Separately from his work at Facebook, Stamos engaged in electoral politics. At Yahoo, he had briefed Congress on security issues, and he had been impressed by some representatives and dismayed by others. Realizing that his seat at a big company gave him special access, he used that and personal donations to candidates from both parties, including Texas Republican Will Hurd, to push on the issues he cared about. His legislative wish list included combining US cybersecurity defense in one agency, instead of having multiple agencies working mainly on offense. He also wanted to reform hacking prosecutions, currently guided by the sweeping Computer Fraud and Abuse Act, and prohibit built-in government back doors for spying in tech products, which Stamos thought would cripple American companies as other countries turned away. And like former White House cybersecurity advisor Richard Clarke, he wanted a more robust White House process for deciding what software flaws to hoard for offense and which to disclose for defense. At Facebook, Stamos was quietly helping with special counsel Robert Mueller’s investigation into Russian meddling during the 2016 election.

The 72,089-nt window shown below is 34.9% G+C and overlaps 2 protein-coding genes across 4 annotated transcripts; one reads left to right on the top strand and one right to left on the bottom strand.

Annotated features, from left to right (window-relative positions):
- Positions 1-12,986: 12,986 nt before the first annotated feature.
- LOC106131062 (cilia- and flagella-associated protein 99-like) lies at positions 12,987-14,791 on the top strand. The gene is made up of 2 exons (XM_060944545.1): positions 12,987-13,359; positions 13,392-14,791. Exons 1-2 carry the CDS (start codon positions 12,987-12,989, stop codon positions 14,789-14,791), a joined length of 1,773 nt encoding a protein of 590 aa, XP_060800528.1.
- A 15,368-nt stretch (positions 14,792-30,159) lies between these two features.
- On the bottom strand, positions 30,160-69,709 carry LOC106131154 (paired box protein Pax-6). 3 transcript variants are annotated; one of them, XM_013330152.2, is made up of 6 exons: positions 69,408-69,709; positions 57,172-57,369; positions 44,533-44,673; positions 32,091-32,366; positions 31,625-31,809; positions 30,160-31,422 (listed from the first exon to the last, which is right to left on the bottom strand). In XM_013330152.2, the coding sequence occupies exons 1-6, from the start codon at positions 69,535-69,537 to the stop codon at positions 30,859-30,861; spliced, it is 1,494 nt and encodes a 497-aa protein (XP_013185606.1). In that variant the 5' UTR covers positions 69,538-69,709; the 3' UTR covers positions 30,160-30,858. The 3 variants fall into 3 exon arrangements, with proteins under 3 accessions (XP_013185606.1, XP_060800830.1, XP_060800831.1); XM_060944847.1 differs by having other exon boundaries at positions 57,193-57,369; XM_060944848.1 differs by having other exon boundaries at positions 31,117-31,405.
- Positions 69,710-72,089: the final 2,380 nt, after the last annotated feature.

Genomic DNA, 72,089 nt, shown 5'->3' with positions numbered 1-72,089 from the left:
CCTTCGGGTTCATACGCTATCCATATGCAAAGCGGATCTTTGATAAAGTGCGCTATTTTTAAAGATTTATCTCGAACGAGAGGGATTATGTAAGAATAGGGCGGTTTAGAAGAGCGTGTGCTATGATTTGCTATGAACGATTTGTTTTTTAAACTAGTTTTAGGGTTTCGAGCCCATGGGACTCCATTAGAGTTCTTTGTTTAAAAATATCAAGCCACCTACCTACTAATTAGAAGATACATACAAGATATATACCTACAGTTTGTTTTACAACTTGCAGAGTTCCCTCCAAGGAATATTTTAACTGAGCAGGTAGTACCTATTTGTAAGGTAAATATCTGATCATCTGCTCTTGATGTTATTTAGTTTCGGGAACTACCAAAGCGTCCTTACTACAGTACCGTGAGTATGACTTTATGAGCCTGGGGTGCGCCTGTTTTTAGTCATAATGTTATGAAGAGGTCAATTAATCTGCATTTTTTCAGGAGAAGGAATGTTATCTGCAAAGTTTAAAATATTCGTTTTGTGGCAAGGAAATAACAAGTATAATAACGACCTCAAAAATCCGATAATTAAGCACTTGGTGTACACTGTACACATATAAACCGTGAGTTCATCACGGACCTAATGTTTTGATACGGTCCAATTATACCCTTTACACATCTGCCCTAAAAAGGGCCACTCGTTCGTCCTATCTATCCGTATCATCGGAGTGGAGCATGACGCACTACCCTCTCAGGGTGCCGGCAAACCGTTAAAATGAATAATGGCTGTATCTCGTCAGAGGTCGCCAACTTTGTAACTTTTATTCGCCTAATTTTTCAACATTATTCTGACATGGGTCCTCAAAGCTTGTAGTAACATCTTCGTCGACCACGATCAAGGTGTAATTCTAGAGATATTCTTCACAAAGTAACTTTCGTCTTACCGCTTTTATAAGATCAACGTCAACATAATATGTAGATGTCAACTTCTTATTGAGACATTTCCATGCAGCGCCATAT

Adam figured Stamos would want to support tonight’s candidate because of his technological philosophy and the potential significance of the race to the future of the country. There were deeper reasons as well, including a chance to pay a sort of cosmic Silicon Valley penance. The candidate was Beto O’Rourke, a Democrat who was hoping to emerge from the primary and face Republican Ted Cruz in November for a Texas seat in the US Senate. Cruz was the heavy favorite against pretty much anyone. No Democrat had won a statewide Texas vote since 1994, and Cruz was one of the best-known and best-funded members of the Senate, the Republican runner-up when Trump won the national primaries in 2016. But Cruz also had a special resonance for anyone deeply informed about Facebook, the Mueller probe, or both, as Stamos was. Cruz once had been the top political client of Cambridge Analytica, which had siphoned off Facebook data on as many as 87 million mostly unwitting users as it coached Cruz, and then Trump, on how to target them with effective ads. Looking at the full electoral picture, Republicans held a slim Senate majority, and flipping just two seats would allow Democrats to block automatic approval for Trump’s Supreme Court and cabinet picks and, if necessary, protect Mueller’s probe.